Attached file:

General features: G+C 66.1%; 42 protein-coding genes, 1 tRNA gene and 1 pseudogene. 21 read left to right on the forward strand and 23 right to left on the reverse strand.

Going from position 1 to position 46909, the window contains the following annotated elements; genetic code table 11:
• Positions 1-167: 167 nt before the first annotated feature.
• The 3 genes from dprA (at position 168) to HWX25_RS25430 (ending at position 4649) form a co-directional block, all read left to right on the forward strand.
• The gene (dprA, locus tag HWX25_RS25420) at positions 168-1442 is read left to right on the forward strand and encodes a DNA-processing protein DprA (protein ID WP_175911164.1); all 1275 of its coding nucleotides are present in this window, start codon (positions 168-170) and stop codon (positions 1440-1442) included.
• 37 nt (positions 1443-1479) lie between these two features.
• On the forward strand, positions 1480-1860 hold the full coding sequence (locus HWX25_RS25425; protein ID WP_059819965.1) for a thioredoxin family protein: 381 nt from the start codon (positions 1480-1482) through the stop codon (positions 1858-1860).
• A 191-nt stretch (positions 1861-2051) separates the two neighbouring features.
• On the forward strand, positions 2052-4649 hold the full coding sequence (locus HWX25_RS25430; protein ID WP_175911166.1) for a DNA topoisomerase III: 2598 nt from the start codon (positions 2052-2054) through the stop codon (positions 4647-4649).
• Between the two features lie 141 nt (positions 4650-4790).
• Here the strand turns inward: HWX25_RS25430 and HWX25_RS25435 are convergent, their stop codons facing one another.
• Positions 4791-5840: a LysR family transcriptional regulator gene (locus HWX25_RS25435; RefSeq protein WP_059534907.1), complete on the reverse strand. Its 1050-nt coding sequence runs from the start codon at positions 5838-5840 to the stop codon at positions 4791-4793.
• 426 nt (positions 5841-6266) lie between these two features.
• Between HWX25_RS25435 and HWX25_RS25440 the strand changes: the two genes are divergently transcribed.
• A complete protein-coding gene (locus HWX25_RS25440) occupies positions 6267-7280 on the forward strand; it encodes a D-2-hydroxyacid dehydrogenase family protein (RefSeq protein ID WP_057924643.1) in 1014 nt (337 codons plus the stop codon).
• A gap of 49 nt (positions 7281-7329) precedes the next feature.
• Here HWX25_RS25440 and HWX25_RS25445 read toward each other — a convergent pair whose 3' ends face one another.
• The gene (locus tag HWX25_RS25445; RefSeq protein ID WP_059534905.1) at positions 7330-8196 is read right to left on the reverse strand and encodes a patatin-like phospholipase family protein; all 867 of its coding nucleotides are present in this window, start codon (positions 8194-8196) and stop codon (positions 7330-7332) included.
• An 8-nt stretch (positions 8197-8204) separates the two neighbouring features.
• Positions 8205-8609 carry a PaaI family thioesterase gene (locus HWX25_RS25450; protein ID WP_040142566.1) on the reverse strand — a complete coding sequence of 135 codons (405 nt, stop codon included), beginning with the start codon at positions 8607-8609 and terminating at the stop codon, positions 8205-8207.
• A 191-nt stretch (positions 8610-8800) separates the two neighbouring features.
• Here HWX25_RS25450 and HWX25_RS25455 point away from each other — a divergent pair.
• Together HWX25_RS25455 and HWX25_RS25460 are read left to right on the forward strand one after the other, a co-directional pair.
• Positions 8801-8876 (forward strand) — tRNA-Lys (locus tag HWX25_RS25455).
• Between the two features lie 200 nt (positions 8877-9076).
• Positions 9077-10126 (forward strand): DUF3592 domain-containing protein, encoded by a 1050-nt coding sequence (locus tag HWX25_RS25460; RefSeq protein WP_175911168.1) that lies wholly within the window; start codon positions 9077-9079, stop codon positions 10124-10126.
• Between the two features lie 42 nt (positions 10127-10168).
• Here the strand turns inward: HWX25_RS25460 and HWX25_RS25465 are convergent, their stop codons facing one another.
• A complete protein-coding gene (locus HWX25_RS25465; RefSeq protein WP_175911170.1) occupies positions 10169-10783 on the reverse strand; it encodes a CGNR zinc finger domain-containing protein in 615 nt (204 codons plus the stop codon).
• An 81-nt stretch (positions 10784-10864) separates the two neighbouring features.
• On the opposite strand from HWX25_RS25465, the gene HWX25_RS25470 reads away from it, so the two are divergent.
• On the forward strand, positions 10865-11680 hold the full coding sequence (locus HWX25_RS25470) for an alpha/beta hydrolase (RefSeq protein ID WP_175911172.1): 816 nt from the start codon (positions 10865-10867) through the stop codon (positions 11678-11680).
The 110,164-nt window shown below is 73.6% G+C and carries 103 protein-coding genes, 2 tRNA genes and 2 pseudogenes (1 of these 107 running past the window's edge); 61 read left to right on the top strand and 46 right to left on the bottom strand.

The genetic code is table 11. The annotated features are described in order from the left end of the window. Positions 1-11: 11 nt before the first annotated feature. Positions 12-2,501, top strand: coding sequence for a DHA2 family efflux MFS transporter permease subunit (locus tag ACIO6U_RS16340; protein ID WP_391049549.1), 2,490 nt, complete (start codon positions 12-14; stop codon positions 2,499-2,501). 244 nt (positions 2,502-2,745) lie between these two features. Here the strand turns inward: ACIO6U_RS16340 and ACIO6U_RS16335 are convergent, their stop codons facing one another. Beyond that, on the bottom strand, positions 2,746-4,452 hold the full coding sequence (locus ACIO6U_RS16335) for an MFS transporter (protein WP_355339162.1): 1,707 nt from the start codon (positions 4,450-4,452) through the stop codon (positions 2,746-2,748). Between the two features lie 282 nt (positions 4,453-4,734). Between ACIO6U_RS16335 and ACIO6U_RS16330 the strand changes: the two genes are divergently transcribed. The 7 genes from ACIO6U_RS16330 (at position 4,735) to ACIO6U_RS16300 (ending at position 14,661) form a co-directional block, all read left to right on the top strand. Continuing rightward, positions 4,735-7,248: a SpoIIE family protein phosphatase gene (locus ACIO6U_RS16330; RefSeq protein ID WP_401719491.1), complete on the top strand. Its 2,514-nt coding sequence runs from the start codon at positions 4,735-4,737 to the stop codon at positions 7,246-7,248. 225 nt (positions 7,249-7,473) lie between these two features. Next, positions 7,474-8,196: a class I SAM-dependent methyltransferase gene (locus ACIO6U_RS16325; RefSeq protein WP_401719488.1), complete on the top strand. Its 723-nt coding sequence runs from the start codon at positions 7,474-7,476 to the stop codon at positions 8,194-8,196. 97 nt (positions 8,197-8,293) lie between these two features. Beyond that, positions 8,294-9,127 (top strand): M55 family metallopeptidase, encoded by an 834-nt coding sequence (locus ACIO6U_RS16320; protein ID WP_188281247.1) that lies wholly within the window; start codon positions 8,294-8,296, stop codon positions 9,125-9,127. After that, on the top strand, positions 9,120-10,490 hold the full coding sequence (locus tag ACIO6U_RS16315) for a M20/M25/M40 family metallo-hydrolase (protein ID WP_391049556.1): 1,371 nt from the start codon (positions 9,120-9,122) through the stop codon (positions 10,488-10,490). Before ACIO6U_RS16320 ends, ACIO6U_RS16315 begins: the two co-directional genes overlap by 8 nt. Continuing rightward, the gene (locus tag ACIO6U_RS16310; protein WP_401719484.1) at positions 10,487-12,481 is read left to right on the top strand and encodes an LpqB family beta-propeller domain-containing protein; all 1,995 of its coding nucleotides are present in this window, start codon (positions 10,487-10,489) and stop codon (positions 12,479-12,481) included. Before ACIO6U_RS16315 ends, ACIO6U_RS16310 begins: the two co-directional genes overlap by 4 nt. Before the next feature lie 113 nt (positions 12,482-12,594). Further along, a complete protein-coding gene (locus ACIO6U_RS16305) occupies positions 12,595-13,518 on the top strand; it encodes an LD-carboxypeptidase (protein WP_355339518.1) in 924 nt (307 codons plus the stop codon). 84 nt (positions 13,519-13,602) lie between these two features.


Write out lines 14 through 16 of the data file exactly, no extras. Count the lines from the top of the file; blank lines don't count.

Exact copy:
• Between HWX25_RS25435 and HWX25_RS25440 the strand changes: the two genes are divergently transcribed.
• A complete protein-coding gene (locus HWX25_RS25440) occupies positions 6267-7280 on the forward strand; it encodes a D-2-hydroxyacid dehydrogenase family protein (RefSeq protein ID WP_057924643.1) in 1014 nt (337 codons plus the stop codon).
• A gap of 49 nt (positions 7281-7329) precedes the next feature.